Featured In-House Designer:
Graphic Designer | UNMC
Meet Tara Witte! An in-house designer at UNMC. Learn about Tara’s love for traditional offset printing, how the HOW Conference changed her design life, and why she finds doodling an important part of her process.
Tell me about yourself, where you work, and a description of what you do in your position:
I am a graphic designer for the University of Nebraska Medical Center (UNMC). I been in the Printing Services department for the past 7 years, and prior to this, at a few other print shops. So my main focus is designing for print. I love the printing process, and the problem solving that comes into designing something for print. Especially offset presses. I am not a fan in that regard of the digital age of printing, other than it being faster, it doesn’t have the same refinement and class to it. So any chance I get to have something printed that way I go for it. As far as my current roll, I am the go-to person in my department when it comes to anything branding related. I create/design anything from annual reports, publications, recruitment materials, invitations, mailers, the list goes on. In addition to my own designs, I also help out making sure other departments creating their own pieces are also meeting the branding guidelines to ensure that the high standards of UNMC are visually being met. I work quite in collaboration with the Public Relations for this task as well.
How did you get into design?
Originally when I was younger I wanted to be an artist of any kind. I loved painting with watercolor, or drawing, or anything art related. But upon entering high school, I knew that making it as an artist wasn’t going to cut it as a full-time career, so I began looking more into commercial art/graphic design. I was told by my father to go into art education, but I just couldn’t picture myself teaching. And at the time he didn’t think I would be able to make a career out of graphic design. But I did it anyway, and enrolled at the University of Nebraska at Kearney in the Visual Communication & Design program. It was a little rocky at first and I questioned what I had gotten myself into, and then one day everything just clicked, and I haven’t looked back! It is my passion, my life, it affects everything I do, and how I see the world.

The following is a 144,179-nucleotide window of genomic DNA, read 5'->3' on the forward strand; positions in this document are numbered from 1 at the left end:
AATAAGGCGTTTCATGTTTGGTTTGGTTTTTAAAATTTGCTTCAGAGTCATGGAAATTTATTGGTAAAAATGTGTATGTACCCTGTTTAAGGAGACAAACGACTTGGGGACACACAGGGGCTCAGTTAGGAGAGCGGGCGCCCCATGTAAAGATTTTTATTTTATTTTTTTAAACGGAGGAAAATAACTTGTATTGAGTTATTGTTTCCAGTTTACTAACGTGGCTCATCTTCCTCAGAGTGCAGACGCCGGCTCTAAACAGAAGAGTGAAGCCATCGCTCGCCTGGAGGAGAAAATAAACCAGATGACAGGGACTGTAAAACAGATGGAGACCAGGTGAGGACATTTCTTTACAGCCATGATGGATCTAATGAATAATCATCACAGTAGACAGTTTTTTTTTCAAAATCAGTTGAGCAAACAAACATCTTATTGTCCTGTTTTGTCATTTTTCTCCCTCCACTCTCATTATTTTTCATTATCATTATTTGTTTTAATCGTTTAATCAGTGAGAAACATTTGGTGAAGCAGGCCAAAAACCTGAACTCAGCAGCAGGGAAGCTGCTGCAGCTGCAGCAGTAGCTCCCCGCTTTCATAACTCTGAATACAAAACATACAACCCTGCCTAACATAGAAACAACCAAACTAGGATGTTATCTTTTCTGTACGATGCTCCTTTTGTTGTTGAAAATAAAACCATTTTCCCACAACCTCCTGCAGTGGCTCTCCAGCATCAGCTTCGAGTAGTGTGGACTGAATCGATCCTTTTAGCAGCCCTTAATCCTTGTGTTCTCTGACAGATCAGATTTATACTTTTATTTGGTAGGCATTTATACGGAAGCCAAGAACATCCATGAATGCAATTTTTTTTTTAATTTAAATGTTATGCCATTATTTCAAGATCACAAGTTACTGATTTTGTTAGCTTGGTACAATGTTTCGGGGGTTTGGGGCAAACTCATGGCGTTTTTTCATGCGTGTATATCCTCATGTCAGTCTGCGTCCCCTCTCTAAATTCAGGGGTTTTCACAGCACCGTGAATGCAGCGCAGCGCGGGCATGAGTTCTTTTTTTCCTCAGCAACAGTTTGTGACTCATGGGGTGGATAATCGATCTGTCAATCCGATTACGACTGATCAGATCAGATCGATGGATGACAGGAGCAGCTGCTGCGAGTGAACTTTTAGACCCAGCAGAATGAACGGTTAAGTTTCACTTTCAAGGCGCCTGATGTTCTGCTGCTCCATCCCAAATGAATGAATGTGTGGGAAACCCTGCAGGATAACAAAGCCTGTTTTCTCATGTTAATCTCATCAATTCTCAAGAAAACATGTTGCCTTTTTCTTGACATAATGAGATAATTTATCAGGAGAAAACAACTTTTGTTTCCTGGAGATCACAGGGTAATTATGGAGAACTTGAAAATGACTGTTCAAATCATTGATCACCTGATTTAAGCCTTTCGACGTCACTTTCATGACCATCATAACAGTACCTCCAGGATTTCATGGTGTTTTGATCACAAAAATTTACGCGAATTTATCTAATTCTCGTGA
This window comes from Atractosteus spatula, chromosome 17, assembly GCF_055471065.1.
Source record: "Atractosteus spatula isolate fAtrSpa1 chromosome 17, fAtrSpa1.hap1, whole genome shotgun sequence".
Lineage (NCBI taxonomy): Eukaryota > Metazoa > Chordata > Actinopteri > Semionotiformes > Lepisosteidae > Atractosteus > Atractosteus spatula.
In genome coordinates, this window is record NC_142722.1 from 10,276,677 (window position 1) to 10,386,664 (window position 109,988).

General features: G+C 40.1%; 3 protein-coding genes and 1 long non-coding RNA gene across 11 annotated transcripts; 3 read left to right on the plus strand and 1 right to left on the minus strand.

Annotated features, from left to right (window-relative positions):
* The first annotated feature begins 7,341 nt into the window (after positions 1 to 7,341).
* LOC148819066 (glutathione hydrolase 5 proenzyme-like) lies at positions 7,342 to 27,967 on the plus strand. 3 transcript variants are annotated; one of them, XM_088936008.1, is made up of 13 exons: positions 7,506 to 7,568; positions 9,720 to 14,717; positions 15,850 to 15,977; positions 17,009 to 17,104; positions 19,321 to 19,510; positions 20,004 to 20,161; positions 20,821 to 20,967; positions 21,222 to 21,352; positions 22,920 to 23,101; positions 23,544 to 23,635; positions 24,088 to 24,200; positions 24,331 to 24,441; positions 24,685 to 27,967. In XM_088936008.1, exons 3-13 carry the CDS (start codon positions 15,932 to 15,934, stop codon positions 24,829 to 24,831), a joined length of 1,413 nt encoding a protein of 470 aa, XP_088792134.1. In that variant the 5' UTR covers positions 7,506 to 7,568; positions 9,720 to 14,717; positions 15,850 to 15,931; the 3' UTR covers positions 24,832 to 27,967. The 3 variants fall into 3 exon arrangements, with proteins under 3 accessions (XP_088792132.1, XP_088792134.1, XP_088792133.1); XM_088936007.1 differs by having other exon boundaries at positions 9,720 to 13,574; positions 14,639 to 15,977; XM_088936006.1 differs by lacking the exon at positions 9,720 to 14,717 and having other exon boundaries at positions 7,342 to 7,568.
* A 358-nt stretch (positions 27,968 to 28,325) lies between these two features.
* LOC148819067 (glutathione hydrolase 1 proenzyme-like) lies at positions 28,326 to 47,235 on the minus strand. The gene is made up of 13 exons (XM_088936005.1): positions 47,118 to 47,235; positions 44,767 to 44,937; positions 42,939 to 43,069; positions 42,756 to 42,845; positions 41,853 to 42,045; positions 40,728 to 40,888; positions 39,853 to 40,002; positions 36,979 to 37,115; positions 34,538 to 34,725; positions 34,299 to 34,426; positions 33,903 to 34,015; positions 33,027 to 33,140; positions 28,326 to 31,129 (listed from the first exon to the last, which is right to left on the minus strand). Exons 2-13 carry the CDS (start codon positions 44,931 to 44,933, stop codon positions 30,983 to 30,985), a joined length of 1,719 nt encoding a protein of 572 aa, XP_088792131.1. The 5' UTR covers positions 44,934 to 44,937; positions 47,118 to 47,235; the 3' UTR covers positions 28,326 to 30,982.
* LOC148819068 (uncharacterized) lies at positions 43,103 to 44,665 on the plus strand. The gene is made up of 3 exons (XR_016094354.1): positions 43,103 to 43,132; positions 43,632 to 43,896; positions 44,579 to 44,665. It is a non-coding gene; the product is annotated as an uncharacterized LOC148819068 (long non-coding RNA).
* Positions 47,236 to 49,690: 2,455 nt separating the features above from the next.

What inspires you?
Being an in-house designer, we have brand guidelines to follow, but the trick is to figure out how to work within those guidelines, and still add my own style. I have to admit after the first few years here at UNMC, I felt like my creativity flame was burning out. I was used to other jobs where I basically had free-rien to do whatever I wanted based on the briefings by my clients. But all that changed when I had the opportunity to attend one of the HOW Design Conferences. I mean I have been a member of AIGA since I was a student in college, but never have I experienced the pulse of having that many creative together in one place. It was refreshing, and exhilarating. I literally came back and felt like a whole knew designer. My office before I went was in what I referred to as a cave, a basement office with no light of day, drab beige walls, florescent lighting. But upon coming back, I jazzed up my space. Made it more creative friendly. Hung up posters that inspired creativity. I also started reading more articles, blogs, magazines; attending webinars, watching how-tos on CreativeLive; and traveling more. I would save printed pieces from places that I visited, boxes, packaging, brochures, postcards.. Anything that sparked an interest. Inspiration comes now from all around me. I was fortunate enough to join my husband on a trip to Italy and it is amazing the things I would notice or see in signage or advertisement, or menus at restaurants.
What’s your design process?